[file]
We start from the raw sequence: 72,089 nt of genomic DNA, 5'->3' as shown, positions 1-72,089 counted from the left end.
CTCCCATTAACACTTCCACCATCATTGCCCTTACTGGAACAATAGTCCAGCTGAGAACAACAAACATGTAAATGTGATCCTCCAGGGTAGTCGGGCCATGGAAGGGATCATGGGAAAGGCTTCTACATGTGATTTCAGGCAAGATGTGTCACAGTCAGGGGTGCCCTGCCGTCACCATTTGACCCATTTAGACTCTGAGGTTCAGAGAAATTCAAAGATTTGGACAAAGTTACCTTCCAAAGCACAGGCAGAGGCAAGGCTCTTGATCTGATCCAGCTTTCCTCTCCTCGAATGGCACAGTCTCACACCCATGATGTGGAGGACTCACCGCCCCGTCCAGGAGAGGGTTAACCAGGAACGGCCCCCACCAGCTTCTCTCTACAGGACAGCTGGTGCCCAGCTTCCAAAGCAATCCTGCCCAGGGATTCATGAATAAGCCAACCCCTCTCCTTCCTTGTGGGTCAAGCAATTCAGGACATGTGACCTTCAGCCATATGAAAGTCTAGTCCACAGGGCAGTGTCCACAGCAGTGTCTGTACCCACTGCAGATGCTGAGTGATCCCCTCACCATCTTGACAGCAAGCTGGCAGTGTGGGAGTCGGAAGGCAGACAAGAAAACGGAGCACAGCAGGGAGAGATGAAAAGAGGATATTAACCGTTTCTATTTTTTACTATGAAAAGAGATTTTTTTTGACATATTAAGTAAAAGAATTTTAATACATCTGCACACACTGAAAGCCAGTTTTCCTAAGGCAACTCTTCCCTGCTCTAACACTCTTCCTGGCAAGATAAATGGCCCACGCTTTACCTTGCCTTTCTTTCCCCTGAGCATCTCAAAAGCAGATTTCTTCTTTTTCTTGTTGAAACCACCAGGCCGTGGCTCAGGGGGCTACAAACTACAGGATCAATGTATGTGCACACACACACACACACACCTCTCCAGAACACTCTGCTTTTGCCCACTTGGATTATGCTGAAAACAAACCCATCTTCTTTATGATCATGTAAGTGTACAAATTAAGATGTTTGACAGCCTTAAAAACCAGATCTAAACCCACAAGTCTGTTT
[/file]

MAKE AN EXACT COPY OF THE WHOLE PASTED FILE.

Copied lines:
We start from the raw sequence: 72,089 nt of genomic DNA, 5'->3' as shown, positions 1-72,089 counted from the left end.
CTCCCATTAACACTTCCACCATCATTGCCCTTACTGGAACAATAGTCCAGCTGAGAACAACAAACATGTAAATGTGATCCTCCAGGGTAGTCGGGCCATGGAAGGGATCATGGGAAAGGCTTCTACATGTGATTTCAGGCAAGATGTGTCACAGTCAGGGGTGCCCTGCCGTCACCATTTGACCCATTTAGACTCTGAGGTTCAGAGAAATTCAAAGATTTGGACAAAGTTACCTTCCAAAGCACAGGCAGAGGCAAGGCTCTTGATCTGATCCAGCTTTCCTCTCCTCGAATGGCACAGTCTCACACCCATGATGTGGAGGACTCACCGCCCCGTCCAGGAGAGGGTTAACCAGGAACGGCCCCCACCAGCTTCTCTCTACAGGACAGCTGGTGCCCAGCTTCCAAAGCAATCCTGCCCAGGGATTCATGAATAAGCCAACCCCTCTCCTTCCTTGTGGGTCAAGCAATTCAGGACATGTGACCTTCAGCCATATGAAAGTCTAGTCCACAGGGCAGTGTCCACAGCAGTGTCTGTACCCACTGCAGATGCTGAGTGATCCCCTCACCATCTTGACAGCAAGCTGGCAGTGTGGGAGTCGGAAGGCAGACAAGAAAACGGAGCACAGCAGGGAGAGATGAAAAGAGGATATTAACCGTTTCTATTTTTTACTATGAAAAGAGATTTTTTTTGACATATTAAGTAAAAGAATTTTAATACATCTGCACACACTGAAAGCCAGTTTTCCTAAGGCAACTCTTCCCTGCTCTAACACTCTTCCTGGCAAGATAAATGGCCCACGCTTTACCTTGCCTTTCTTTCCCCTGAGCATCTCAAAAGCAGATTTCTTCTTTTTCTTGTTGAAACCACCAGGCCGTGGCTCAGGGGGCTACAAACTACAGGATCAATGTATGTGCACACACACACACACACACCTCTCCAGAACACTCTGCTTTTGCCCACTTGGATTATGCTGAAAACAAACCCATCTTCTTTATGATCATGTAAGTGTACAAATTAAGATGTTTGACAGCCTTAAAAACCAGATCTAAACCCACAAGTCTGTTT